Over the past 15 years since I’ve been involved in hiring, I have conducted several thousand interviews and personally delivered a few hundred job offers. Through this experience, I’d like to share my thoughts on the common things that I look for when I meet new job applicants.
Ability to Prioritize
We typically spend at least 15 minutes in one of our interviews on a single scenario question. We list seven or so tasks and ask the applicant to rank them in order of what they would do first, second, third, and so on. More importantly, we want to hear what questions they ask while trying to gather additional information that would help them rank the tasks, and also think out loud about their assumptions and methods for assessing each task. Being able to prioritize is a real skill, requiring you to gather and sort through a lot of facts and draw from past experiences. We also want to see how priorities can be adjusted when new information or new tasks are introduced.
In any service-focused business, we need to be able to communicate and relate to others. There are frequently times when we have to explain something complicated or provide background, and we are always building or nurturing relationships with our customers. We all respond in profound and deep ways to storytelling. We are looking for relatable hires, and one thing we look for is someone who understands how to keep their audience’s interest by explaining something technical in an accessible way. Personally, I’m a sucker for great metaphors!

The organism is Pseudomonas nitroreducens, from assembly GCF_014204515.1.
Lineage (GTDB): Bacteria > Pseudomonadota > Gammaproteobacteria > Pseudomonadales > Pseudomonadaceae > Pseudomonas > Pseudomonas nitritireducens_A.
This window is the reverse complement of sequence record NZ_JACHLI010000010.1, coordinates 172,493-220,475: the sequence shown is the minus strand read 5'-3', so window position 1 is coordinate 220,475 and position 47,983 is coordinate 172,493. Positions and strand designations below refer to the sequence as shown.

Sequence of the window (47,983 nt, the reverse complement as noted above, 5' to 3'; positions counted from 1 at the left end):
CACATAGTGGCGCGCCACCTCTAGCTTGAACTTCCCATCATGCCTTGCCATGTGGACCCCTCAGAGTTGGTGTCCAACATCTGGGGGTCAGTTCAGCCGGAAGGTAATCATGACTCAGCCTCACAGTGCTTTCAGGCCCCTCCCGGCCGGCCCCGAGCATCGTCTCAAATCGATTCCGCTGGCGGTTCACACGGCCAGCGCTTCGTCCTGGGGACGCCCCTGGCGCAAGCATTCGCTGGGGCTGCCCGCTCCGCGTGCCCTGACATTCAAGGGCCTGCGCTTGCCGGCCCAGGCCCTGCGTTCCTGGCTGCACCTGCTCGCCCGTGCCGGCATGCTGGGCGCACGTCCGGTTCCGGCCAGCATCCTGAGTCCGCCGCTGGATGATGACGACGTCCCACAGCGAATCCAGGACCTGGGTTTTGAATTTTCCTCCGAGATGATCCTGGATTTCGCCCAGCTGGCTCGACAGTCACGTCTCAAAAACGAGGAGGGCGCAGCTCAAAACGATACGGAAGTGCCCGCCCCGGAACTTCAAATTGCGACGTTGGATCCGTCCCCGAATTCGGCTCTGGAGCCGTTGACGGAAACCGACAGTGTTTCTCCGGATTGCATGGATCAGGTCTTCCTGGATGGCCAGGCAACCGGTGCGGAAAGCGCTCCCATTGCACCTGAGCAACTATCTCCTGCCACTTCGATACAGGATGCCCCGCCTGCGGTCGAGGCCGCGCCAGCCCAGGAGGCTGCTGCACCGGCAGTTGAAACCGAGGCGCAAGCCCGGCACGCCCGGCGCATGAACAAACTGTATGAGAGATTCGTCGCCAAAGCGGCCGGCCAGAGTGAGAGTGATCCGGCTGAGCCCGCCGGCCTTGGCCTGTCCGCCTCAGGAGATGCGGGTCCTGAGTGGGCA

Customers expect us to show our creativity and bring additional tools and insights into a problem. Google is accessible to everyone, and while there is a real skill to being able to effectively search and analyze the results, our customers likely have already tried to look up a solution on their own before they reach out. The only way we can continue to delight our customers is if every team member brings their own techniques and strategies together to solve problems. We often ask a new hire multiple questions that explore aspects of their innate abilities to puzzle out solutions.
We’ve joked that we’d love to incorporate an Escape Room into our hiring process. But since that requires a lot of coordination, we try to tease out in our interviews how a prospective hire collaborates with others. The challenges of IT today require being able to bring multiple minds together in a productive way. We notice whenever the answers given to our questions seem to always involve pronouns like “I” and “me” instead of “we” and “us”. We also ask questions that can help us determine when the potential candidate will ask a teammate for help, escalate, or otherwise stop trying to go-it-alone and bring in a friend.
Who wouldn’t want to hire skilled talent with the abilities to prioritize their workday, communicate well in relatable stories, demonstrate their resourcefulness in solving problems, and work well with others with a team mentality?
Are you interested in learning more about the value of a career at Net Friends? Check out our Career page for more information about available positions!
WHAT TO READ NEXT:
- What A Teacher Taught Us (and how our EOS journey began)
- Why We Support Mental Health Awareness
- How I Was Hired At Net Friends (from our Net Friends History series)